# Chapter 14 Solution for Principles of Instrument Analysis

**Topics:**Titration, Elementary algebra, Chemistry

**Pages:**11 (1964 words)

**Published:**September 30, 2012

Chapter 14 Instructor’s Manual

CHAPTER 14

14-1. Letting the subscript x stand for the unknown solution, x + s stand for the unknown plus standard, and Vt the total volume of solution, we can write

Ax = ε bcxVx / Vt Ax + s = ε b(cxVx + csVs ) / Vt

Dividing the first equation by the second and rearranging gives cx = Ax csVs 0.656 × 25.7 ×10.0 = = 21.1 ppm ( Ax + s − Ax )Vx (0.976 − 0.656) × 25.0

14-2. Using the equation developed in problem 14-1, we can write cCu 2+ = 0.723 × 2.75 × 1.00 = 2.0497 ppm (0.917 − 0.723) × 5.00

For dilute solutions, 1 ppm = 1 mg/L, so

Percent Cu = 200 mL × 2.0497 14-3.

mg L

× 10−3

g L 100% × 10−3 × = 0.0684% mL 0.599 g mg

End point

1

Fundamentals of Analytical Chemistry: 8th ed.

Chapter 14

There should be little or no absorbance until the end point after which the absorbance should increase approximately linearly. A green filter should be used because the red permanganate solution absorbs green light. 14-4. End Point

Absorbance

A green filter is used because the red Fe(SCN)2+ absorbs green light.

Volume SCN-

14-5. The absorbance should decrease approximately linearly with Absorbance

titrant volume until the end point. After the end point the absorbance becomes independent of titrant volume. End Point

Volume EDTA

14-6. The data must be corrected for dilution so

Acorr = A500 ×

10.00 mL + V 10.00 mL

For 1.00 mL

Acorr = 0.147 ×

10.00 mL + 1.00 mL = 0.162 10.00 mL

Acorr is calculated for each volume in the same way and the following results are obtained.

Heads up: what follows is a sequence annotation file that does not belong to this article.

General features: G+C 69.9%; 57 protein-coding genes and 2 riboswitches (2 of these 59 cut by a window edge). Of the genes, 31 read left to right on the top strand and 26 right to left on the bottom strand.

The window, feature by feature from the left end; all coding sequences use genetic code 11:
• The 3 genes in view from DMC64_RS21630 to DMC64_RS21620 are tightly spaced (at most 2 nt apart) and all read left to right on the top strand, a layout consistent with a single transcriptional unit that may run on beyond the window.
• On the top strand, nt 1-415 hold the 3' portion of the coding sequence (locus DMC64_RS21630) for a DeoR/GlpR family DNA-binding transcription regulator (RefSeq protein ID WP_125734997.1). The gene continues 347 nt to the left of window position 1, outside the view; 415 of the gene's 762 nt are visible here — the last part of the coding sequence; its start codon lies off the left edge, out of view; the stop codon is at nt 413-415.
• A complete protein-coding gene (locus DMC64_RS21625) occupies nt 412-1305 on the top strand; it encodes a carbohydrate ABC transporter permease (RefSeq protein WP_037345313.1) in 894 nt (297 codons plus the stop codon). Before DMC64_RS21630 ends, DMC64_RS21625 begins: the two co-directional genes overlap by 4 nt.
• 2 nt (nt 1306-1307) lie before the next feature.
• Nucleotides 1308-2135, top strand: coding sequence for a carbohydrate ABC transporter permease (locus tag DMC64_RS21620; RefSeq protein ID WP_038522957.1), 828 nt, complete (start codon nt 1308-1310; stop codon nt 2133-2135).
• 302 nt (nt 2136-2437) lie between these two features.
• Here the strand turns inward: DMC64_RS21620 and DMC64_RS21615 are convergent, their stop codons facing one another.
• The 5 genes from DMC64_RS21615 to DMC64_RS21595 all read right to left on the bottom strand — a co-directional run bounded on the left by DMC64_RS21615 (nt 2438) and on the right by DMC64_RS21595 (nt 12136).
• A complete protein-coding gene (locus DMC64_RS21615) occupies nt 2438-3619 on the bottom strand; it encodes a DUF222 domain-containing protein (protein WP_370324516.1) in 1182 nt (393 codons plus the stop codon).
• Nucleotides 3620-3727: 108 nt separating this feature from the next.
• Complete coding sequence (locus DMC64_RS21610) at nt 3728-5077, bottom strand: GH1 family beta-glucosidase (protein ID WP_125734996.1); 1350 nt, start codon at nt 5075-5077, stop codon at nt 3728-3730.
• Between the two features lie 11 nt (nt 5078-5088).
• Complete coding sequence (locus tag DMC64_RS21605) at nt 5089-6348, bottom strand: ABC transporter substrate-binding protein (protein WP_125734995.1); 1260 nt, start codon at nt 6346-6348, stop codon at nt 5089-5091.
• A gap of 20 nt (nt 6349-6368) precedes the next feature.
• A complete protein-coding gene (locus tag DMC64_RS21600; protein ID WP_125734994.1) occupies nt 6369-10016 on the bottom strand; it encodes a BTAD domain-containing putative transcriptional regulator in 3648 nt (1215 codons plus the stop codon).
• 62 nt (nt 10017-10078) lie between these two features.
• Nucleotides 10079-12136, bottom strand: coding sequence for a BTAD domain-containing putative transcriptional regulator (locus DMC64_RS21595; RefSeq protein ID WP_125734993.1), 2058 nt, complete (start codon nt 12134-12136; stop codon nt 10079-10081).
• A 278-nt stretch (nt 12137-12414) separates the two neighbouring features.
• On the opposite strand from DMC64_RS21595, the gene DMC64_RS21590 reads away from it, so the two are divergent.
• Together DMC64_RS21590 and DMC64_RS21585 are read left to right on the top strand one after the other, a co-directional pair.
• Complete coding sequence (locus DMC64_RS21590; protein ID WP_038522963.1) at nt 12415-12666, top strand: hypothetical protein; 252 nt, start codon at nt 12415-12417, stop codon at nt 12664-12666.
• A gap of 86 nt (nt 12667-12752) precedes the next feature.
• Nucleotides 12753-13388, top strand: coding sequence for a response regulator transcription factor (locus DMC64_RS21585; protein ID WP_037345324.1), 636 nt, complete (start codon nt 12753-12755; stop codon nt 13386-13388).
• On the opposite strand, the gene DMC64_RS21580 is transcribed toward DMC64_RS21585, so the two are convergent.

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Fundamentals of Analytical Chemistry: 8th ed.

Chapter 14

Vol, mL A500 Acorr Vol, mL A500 Acorr 0 0 0 5.00 0.347 0.521 1.00 0.147 0.162 6.00 0.325 0.520 2.00 0.271 0.325 7.00 0.306 0.520 3.00 0.375 0.488 8.00 0.289 0.520 4.00 0.371 0.519 These data are plotted below. The point of intersection of the linear portion of the plot can be

determined graphically or evaluated by performing least-squares on the linear portions and solving the two linear simultaneous equations. Least-squares analysis gives the following results. Points 1 to 4 b1 = slope = 1.626 × 10-1 a1 = intercept = 3.000× 10-4 y = a1 + b1x x = a 2 − a1 = 3.19 mL b1 − b2

Points 5 to 9

b2 = 1.300 × 10-4 a2 = 5.1928 × 10-1 y = a2 + b2x

3.19 mL × 2.44 × 10 -4

mmol Nitroso R 1 mmol Pd(II) × mL 2 mmol Nitroso R = 3.89 × 10–5 M 10.00 mL solution

3

Fundamentals of Analytical Chemistry: 8th ed.

0.6 0.5 A 500 (corrected) 0.4 0.3 0.2 0.1 0 0 2 4 6 8 10 Volume of Nitroso R, mL

Chapter 14

14-7. From Problem 14-1, cx =

Ax csVs ( Ax + s − Ax )Vx

0.276 × 4.25 × 5.00 = 1.0912 ppm Co (0.491 − 0.276) × 25.00

Substituting numerical values gives cx = mg L

Percent Co = 500 mL × 1.0912

× 10−3

g L 100% × 10−3 × = 0.0149% mL 3.65 g mg

14-8. (a) A365 = 0.426 = 3529 × 1.00 × cCo + 3228 × 1.00 × cNi A700 = 0.026 = 428.9 × 1.00 × cCo + 10.2 × 1.00 × cNi

Rearranging the second equation gives

cCo = (0.026 – 10.2cNi)/428.9

= 6.062 × 10–5 – 2.378 × 10–2cNi Substituting into the first equation gives 0.426 = 3529(6.062 × 10–5 – 2.378 × 10–2cNi) + 3228cNi 0.426 = 0.2139 – 83.91cNi + 3228cNi cNi = 6.75 × 10–5 M

4

Fundamentals of Analytical Chemistry: 8th ed. Substituting into the equation for cCo gives cCo= 6.062 × 10–5 – 2.378 × 10–2cNi = 6.062 × 10–5 – 2.378 × 10–2 × 6.75 × 10–5

Chapter 14

= 5.90 × 10–5 M (b) Proceeding in the same way, we obtain cCo = 1.88 × 10–4M

and

cNi = 3.99 × 10–5 M

14-9. At 475 nm, εA = 0.155/7.50 × 10–5 = 2067; εB = 0.702/4.25 × 10–5 = 16518 At 700 nm εA = 0.755/7.50 × 10–5 = 10067; εB = 0.091/4.25 × 10–5 = 2141 (a) 2067cA + 16518cB = 0.439/2.5 = 0.1756 B

10067cA + 2141cB = 1.025/2.5 = 0.410 Solving the two equations simultaneously gives, cA = 3.95 × 10–5 M and cB = 5.69 × 10–6 M

(b) In the same way,

cA = 2.98 × 10–5 M and cB = 1.23 × 10–6 M

14-10. (a)

At 485 nm,...

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